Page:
Fertile soils have a balanced mix of minerals, organic matter, microorganisms and macroorganisms (like earthworms). Sustainable farmers keep these components in balance by adding compost, minerals, naturally occurring fertilizers (like bloodmeal or bat guano), and by plowing back into the soil crop residues or crops grown specifically for fertility.
Are any large farming operations using sustainable methods?
Yes, although "large farm" is a relative term depending on the growing area. There are farms using sustainable methods in California, the Western states, and the Midwest that are many thousands of acres (large by any measure), and farms in New England, the Mid-Atlantic, and Southern states of many hundreds of acres (large for their areas).
What does "organically grown" mean?
"Organically grown" is a legally defined term that tells you how a food or fiber crop was grown. 30 states have their own legal definitions. The federal Organic Foods Production Act of 1990 (the particulars of which are still being hashed out in 1997) defines national organic standards, which generally:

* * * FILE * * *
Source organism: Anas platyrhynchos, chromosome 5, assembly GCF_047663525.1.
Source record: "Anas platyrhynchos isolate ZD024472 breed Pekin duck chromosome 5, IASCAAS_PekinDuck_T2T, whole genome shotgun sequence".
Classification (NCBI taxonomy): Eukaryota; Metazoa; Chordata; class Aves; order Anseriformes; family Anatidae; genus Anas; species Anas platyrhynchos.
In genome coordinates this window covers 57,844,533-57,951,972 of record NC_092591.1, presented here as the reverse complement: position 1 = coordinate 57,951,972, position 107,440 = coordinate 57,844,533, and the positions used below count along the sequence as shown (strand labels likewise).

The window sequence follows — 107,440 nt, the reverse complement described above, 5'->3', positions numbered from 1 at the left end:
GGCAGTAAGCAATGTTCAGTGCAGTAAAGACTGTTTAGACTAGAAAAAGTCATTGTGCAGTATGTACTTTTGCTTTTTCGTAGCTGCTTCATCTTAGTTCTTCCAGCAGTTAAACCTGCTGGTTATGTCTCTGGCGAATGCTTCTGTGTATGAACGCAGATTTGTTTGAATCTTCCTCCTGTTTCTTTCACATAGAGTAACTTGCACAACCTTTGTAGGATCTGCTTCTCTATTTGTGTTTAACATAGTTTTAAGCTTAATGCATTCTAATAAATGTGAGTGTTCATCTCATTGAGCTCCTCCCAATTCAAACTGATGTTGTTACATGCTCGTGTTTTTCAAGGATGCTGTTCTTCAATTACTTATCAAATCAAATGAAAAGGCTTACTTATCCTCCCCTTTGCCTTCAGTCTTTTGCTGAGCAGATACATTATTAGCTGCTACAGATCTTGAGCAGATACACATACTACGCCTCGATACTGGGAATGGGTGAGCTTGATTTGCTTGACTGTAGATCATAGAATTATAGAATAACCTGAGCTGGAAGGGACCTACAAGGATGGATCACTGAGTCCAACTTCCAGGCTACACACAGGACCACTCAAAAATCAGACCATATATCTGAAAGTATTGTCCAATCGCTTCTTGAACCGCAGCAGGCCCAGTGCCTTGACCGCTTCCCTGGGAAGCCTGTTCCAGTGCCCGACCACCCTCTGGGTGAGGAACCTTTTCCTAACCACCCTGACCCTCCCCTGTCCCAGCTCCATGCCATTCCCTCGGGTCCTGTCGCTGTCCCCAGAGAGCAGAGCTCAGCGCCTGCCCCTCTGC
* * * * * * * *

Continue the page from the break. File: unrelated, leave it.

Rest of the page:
- require organic farms and organic handlers to be "certified," that is, inspected by a disinterested third party
- require that an organic farm be increasing its soil fertility through sustainable soil-building techniques
- prohibit synthetic pesticides and fertilizers
Why do organically grown foods cost more?
There are a number of reasons, but the price of organic products can also be thought of as less expensive in the long-run. Prices can be higher for organic foods because:
- Higher quality products are more expensive to produce.
- Growing organically is more management and labor intensive.
- Most organic food is produced by smaller farms that do not have the economies of large-scale industrial agribusiness.
- The organic market is still limited by low supply, so prices are higher than they might otherwise be.